A couple times this week, I’ve heard our team mention how they wish that they were more a part of the “Spiritual” side of what we’ve been doing and have been desiring that you’d have more opportunities to vocalize your faith so that you might have more impact. 
I challenge you to remember Christ’s words as recorded in John 4: 36-38 “‘Already he who reaps is receiving wages and is gathering fruit for life eternal; so that he who sows and he who reaps may rejoice together. For in this case the saying is true, ‘One sows and another reaps.’ I sent you to reap that for which you have not labored; other have labored and you have entered into their labor.'” 

We are here to “enter into (FFR’s) labor” this week. His light shines from each 
of us in everything we do: changing diapers, holding neglected babies, digging up rotting boards, putting in new flooring. Everything we do in His Spirit allows His light to shine forth. 
I encourage you to remember today that our task in evangelism is not to count as success only those who immediately are saved, but to share. One may come behind us and water and nurture that seed we planted and help that person come to saving grace knowledge. It is still counted as a success to us because we did our job in evangelism: to share the Gospel. 

All the Holy Spirit to dictate how you share to Gospel in each situation– with a hug, a hammer, or in actual words. After all, we are only the vehicle, while the Holy Spirit is the one actually doing the driving. True hope will never become realized until the Holy Spirit intervenes and changes the heart of man– any man, including a Roma.

Homes in Budila

Some of you may know that we are looking for a team to come on very short notice to help build a house in the village before the winter months kick in. If you’ve been following our page you’ll likely know that getting the land for this house has been a bit of a struggle, but it is very important that we equip the Marsavela family with a new home! Take a look at some pictures of the homes and conditions in Budila, it is truly humbling and is a great reminder of how blessed we are!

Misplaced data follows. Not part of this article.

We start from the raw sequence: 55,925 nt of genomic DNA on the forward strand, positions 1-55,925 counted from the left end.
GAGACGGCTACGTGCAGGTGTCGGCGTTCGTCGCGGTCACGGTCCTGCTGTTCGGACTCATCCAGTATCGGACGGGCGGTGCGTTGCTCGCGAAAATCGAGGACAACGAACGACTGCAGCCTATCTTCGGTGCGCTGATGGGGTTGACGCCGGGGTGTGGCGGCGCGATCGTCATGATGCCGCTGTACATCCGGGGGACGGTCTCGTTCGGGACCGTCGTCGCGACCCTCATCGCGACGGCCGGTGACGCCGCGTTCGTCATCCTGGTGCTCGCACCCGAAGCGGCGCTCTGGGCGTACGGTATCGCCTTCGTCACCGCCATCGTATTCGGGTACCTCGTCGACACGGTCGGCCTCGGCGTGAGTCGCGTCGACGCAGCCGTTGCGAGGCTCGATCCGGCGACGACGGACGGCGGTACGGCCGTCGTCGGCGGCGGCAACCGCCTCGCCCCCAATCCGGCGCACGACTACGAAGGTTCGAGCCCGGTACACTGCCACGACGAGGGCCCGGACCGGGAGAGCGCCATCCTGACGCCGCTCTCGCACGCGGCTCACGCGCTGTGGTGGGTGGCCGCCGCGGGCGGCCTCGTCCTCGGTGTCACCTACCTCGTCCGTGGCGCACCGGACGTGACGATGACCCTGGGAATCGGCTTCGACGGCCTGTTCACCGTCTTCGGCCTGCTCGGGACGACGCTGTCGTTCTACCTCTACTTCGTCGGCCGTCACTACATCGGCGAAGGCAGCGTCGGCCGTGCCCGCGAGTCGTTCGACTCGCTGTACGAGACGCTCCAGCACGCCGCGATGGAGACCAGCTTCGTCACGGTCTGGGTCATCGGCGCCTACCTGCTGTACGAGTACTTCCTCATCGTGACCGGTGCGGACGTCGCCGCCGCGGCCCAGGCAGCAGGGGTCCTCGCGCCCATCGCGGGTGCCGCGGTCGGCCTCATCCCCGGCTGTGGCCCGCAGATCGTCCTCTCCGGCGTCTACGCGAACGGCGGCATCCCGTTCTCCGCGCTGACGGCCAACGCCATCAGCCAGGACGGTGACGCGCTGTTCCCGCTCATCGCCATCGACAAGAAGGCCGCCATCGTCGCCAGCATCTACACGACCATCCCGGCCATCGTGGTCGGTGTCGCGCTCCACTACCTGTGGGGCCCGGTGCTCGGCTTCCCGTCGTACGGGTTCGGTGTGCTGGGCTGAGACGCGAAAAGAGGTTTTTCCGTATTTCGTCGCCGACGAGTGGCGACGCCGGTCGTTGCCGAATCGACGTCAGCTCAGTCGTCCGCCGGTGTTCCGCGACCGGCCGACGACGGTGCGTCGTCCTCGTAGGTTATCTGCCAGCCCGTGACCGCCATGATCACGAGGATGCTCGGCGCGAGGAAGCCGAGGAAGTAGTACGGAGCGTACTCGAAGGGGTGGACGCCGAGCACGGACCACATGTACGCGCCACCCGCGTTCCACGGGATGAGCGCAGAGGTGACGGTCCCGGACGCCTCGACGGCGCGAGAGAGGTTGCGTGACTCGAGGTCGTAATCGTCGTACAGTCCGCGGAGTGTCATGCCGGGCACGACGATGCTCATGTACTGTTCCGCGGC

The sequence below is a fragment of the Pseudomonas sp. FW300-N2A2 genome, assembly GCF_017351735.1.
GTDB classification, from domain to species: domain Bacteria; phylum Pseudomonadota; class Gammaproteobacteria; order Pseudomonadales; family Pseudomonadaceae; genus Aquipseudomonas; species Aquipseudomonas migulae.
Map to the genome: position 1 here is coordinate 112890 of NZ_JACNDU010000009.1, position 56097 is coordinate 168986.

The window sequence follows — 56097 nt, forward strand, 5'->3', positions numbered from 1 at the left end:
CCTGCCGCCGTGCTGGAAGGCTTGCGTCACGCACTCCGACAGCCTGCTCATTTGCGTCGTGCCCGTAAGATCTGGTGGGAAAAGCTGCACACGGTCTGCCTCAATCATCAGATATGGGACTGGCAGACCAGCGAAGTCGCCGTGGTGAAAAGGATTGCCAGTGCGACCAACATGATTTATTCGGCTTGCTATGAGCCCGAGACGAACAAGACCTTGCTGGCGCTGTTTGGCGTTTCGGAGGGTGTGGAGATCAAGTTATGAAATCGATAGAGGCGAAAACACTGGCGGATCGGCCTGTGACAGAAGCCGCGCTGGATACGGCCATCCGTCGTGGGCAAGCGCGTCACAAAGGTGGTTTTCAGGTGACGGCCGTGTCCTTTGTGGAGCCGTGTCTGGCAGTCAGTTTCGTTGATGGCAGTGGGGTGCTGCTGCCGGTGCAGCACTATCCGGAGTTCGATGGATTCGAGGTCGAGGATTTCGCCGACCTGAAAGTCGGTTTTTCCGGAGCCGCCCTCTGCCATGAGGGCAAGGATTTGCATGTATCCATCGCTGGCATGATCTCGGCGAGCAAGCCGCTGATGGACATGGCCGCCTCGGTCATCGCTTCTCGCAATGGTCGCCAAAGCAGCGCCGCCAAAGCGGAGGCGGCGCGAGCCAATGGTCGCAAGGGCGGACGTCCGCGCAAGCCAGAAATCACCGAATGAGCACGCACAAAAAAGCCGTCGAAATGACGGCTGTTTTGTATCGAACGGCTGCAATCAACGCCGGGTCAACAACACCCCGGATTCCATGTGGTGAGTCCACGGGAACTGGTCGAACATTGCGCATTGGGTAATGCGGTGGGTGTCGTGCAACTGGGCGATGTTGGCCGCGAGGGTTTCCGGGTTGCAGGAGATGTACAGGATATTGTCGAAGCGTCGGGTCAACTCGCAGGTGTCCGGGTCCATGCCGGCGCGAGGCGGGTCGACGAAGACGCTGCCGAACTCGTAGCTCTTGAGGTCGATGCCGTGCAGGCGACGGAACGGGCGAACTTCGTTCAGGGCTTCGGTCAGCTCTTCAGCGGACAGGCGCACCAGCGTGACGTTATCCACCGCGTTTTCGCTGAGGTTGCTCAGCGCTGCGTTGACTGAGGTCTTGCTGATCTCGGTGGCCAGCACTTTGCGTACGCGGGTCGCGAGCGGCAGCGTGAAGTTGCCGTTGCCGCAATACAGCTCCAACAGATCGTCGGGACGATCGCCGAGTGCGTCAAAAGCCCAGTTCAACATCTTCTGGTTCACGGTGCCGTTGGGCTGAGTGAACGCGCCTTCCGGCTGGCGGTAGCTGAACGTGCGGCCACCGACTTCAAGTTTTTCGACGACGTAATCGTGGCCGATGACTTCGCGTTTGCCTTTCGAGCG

Play Ball!

Football that is…You’ve seen pictures, but here’s a video of our Budila guys playing soccer with some of the Firm Foundations Romania team! Aren’t they good?

Jesus, Thank You for the Food

This song is sung before snack time at Kid’s Club. The song, which literally translates to “Jesus, thank you for the food”, was written by FFR’s president Sarah Berchtold. While the song is simple in execution it is perfect for our kids to remember – they love to sing!

Abandon Fear Campaign

The Abandon Fear campaign is Firm Foundation Romania’s first ever awareness campaign. Through this video we want to know – can you help us abandon fear and embrace hope?

 THE GOAL is simple. All we want to do through this campaign is raise awareness through social media. We serve an underserved community, we love a people that many have forgotten about or never even knew existed. Help us spread our mission by sharing this video and our campaign with everyone you know. Making a difference takes numbers, it takes all kinds of people from all walks of life. Are you willing to get on board?

The mission is Isaiah 1:17. “Do right; seek justice. Defend the oppressed. Take up the cause of the fatherless; plead the case of the widow.”
In 2013 there are over 600,000 Roma gypsies in Romania making them the second largest minority in the country. The conditions these families live in are considered third world. Unemployment is at 90%. Illiteracy is at 80%. And they contribute largely to the orphan epidemic in Romania. We are equipping them with resources, education and hope for the future.

 Share this video and help us ABANDON FEAR and EMBRACE HOPE.